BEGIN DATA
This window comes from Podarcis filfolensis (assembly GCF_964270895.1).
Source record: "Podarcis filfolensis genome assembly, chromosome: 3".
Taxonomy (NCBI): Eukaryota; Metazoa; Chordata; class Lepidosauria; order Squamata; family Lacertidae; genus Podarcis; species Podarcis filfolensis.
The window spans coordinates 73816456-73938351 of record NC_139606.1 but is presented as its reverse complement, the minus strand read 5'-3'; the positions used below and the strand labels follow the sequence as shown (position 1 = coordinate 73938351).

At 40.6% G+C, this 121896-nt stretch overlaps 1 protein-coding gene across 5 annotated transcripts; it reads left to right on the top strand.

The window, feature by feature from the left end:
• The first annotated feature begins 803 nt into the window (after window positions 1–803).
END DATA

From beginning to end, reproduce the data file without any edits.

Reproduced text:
This window comes from Podarcis filfolensis (assembly GCF_964270895.1).
Source record: "Podarcis filfolensis genome assembly, chromosome: 3".
Taxonomy (NCBI): Eukaryota; Metazoa; Chordata; class Lepidosauria; order Squamata; family Lacertidae; genus Podarcis; species Podarcis filfolensis.
The window spans coordinates 73816456-73938351 of record NC_139606.1 but is presented as its reverse complement, the minus strand read 5'-3'; the positions used below and the strand labels follow the sequence as shown (position 1 = coordinate 73938351).

At 40.6% G+C, this 121896-nt stretch overlaps 1 protein-coding gene across 5 annotated transcripts; it reads left to right on the top strand.

The window, feature by feature from the left end:
• The first annotated feature begins 803 nt into the window (after window positions 1–803).